Mar 8, 2022: According to a report by Reuters, the presidents of Turkey and Israel will meet for the first time in more than a decade this week, expanding a recent Turkish charm offensive with regional rivals.
The two countries seek to overcome years of animosity and insults with this visit by Israel’s president to Turkey.
The two countries have traded accusations over Israel’s occupation of Palestinian territories and Ankara’s support for the militant group Hamas which governs Gaza. Diplomatic ties hit a low in 2018 when they expelled ambassadors.
As a result of Turkey’s efforts to mend its strained relations in the Middle East, President Tayyip Erdogan announced in January that he had invited Israeli President Isaac Herzog for talks on Wednesday. The parties say they will find ways to deepen cooperation.
Erdogan said the visit would usher in a “new era” and that the two countries could work together to bring Israel’s natural gas to Europe, reviving the idea that has been in discussion for over 20 years.
The last visit by an Israeli president to Turkey was in 2007 and the last trip by a prime minister came the following year. Erdogan and Bennett spoke in November, the first such call in years.
Relations cratered in 2010 when Israeli commandos enforcing a naval blockade of Gaza killed 10 Turkish activists during a raid on the Mavi Marmara boat, which was carrying aid to the enclave.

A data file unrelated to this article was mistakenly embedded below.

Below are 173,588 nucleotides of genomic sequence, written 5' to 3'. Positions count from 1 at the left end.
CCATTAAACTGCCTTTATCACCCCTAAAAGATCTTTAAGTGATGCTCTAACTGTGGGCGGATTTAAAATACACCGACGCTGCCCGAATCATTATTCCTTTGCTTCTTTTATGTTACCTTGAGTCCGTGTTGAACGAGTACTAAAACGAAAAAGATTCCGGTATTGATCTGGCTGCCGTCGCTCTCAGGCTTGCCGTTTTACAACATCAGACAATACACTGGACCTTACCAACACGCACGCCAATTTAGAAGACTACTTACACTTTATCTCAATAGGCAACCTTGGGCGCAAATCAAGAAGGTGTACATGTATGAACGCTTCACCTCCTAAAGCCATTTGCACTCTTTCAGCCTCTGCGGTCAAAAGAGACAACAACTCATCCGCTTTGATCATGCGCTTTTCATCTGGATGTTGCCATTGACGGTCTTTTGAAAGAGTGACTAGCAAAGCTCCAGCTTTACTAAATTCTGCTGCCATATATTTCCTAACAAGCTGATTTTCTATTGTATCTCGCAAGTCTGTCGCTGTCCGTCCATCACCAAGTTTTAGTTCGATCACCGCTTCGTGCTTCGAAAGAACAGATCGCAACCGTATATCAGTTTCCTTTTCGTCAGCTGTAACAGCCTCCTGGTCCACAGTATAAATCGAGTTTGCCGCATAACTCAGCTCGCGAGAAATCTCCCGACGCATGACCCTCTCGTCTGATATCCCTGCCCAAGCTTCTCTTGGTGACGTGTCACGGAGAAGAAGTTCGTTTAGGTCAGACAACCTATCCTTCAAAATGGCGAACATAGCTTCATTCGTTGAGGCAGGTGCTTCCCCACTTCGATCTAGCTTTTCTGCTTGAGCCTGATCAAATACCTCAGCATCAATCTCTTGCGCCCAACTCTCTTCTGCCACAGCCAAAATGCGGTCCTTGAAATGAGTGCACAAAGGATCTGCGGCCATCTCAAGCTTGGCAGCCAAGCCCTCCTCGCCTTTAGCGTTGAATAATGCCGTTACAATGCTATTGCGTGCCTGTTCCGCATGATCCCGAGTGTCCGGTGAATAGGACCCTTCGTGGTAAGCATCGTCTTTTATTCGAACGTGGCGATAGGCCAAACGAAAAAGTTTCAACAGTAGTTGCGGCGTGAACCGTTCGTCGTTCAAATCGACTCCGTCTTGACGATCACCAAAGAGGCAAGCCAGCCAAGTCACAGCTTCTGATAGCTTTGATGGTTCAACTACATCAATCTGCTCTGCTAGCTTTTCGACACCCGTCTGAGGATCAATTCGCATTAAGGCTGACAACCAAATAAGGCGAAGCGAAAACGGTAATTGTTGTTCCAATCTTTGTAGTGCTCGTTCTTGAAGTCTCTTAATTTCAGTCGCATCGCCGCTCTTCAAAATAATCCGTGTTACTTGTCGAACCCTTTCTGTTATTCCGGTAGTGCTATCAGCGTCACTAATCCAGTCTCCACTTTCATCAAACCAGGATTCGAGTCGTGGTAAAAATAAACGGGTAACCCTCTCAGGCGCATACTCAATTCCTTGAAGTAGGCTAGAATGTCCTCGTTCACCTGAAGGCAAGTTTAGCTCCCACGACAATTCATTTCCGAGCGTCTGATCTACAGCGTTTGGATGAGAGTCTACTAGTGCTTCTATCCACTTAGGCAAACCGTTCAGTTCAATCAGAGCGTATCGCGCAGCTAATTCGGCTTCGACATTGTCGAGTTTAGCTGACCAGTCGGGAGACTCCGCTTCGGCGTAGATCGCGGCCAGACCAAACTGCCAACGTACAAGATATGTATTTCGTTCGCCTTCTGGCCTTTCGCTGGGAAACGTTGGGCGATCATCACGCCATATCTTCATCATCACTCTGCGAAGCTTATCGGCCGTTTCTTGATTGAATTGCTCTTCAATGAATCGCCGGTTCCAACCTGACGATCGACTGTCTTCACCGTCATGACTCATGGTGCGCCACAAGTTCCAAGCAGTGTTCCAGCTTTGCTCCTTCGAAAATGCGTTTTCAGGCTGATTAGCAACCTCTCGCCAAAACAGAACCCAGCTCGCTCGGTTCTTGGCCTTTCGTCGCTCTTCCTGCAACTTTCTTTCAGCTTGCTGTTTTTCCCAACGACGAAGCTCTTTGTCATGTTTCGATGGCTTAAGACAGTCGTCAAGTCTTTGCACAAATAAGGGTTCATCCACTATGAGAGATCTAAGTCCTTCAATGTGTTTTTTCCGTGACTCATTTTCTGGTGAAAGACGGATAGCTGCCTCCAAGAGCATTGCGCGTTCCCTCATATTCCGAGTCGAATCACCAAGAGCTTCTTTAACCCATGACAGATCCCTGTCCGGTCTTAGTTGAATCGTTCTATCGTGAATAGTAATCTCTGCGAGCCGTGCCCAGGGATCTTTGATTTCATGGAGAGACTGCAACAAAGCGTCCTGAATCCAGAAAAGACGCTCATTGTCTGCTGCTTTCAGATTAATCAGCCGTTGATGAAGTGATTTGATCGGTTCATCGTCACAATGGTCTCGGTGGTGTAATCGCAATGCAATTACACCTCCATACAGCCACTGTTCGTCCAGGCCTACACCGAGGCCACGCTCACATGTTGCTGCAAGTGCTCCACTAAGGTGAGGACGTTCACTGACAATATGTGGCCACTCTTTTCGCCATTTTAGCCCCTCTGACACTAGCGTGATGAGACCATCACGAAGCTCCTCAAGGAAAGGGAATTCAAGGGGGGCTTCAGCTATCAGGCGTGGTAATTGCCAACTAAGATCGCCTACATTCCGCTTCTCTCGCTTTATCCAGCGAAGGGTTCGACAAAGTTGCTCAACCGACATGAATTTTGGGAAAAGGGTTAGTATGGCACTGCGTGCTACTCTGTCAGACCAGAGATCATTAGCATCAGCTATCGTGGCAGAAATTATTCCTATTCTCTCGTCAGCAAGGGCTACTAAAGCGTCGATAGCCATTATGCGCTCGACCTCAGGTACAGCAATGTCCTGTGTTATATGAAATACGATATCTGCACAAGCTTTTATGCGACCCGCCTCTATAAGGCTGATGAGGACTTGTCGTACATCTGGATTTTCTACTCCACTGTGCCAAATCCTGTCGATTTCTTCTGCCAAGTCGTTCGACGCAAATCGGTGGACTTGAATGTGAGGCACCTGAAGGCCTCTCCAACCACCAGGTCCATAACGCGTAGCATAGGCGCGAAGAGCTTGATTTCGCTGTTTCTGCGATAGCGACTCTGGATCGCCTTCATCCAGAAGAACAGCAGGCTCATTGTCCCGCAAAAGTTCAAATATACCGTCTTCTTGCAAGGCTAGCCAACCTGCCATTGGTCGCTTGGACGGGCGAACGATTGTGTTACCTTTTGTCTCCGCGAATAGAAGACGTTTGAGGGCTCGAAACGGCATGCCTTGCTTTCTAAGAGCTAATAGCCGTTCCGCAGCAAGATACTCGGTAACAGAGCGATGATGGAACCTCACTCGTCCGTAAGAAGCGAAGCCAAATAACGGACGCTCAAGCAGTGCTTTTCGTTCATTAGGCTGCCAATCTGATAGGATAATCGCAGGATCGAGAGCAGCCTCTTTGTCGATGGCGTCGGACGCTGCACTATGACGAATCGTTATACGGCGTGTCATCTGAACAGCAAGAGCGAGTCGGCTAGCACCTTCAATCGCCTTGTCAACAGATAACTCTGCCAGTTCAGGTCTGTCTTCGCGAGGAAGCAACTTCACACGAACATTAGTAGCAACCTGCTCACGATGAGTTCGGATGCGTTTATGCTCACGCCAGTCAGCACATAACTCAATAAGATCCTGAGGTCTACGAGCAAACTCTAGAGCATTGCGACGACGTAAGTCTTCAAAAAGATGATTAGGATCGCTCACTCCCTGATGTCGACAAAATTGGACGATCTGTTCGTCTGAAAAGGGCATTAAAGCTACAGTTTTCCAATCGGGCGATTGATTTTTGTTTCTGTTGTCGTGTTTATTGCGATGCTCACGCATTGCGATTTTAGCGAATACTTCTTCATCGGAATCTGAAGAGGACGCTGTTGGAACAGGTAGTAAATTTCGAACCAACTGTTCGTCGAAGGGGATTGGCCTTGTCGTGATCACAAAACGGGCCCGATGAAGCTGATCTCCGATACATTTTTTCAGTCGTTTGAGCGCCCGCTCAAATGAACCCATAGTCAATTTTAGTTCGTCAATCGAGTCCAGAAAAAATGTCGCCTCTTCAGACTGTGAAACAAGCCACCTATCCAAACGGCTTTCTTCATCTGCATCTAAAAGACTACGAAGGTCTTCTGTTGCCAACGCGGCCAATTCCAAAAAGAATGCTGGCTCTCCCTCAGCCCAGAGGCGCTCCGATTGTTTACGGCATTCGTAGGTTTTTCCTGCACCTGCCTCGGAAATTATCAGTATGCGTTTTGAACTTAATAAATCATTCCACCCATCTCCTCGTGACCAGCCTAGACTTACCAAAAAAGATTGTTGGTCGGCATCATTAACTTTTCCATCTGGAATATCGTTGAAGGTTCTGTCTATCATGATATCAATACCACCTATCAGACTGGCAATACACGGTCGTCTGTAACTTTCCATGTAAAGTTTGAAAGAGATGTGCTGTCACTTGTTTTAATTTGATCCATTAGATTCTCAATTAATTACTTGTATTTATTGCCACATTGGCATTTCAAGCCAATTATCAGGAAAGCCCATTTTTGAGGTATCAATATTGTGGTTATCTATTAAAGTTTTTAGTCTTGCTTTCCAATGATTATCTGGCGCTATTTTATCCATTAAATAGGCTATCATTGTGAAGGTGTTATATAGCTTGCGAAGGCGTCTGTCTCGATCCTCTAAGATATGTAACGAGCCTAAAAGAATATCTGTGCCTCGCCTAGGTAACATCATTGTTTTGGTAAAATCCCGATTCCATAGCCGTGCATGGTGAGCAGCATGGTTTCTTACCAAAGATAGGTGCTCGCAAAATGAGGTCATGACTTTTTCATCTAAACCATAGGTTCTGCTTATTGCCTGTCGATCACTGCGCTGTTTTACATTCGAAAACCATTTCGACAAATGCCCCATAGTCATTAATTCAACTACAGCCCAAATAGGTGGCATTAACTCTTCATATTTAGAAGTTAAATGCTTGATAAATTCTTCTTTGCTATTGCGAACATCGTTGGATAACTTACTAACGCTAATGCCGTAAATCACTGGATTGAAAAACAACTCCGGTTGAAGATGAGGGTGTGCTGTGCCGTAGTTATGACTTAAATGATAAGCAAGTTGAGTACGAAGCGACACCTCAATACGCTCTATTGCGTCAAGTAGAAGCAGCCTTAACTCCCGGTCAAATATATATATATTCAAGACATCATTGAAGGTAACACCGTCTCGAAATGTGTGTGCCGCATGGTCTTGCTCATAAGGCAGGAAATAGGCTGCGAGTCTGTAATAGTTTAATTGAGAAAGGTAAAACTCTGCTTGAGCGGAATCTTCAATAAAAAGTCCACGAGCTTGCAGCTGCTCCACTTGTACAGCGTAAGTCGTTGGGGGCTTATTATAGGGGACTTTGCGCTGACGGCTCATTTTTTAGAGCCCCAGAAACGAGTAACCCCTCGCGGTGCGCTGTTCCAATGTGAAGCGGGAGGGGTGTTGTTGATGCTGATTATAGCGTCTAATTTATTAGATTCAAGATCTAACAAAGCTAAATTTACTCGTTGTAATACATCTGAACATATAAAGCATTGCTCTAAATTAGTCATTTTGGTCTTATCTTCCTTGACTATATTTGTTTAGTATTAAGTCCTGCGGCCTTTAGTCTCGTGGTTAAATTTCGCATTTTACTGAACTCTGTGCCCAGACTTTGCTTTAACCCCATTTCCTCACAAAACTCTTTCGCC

Through the years of animosity, the countries have maintained trade, which stood at $6.7 billion in 2021, up from $5 billion in 2019 and 2020, according to official data.
Gas supplies from the Mediterranean could ease European dependence on Russian gas. Plans for a subsea pipeline from the east Mediterranean to Europe, excluding Turkey, have stalled after the U.S expressed misgivings in January.
Turkey imports most of its energy but has announced a discovery of 540 billion cubic metres of natural gas in the Black Sea and hopes to extract it next year.
The head of the Israeli firm pumping gas from a giant field in the east Mediterranean said his company could supply Turkey if it provided infrastructure, though he did not comment on Erdogan’s more ambitious idea to link it to Europe.
“Our position has always been clear. If you want gas, great. We are ready to give. You build the pipeline to us and we will supply gas,” Yossi Abu, chief executive of NewMed Energy, told an investors conference two weeks ago.
Despite visibly toning down its criticism of Israel ahead of Herzog’s visit, Turkey has ruled out abandoning its commitment to supporting Palestinian statehood.
Sami Abu Zuhri, a Hamas political official in Turkey, told Reuters that ties between the group and Ankara were “stable” and that media reports about Turkey pressuring Hamas to rein in its criticism of Israel were “unfounded and incorrect.”
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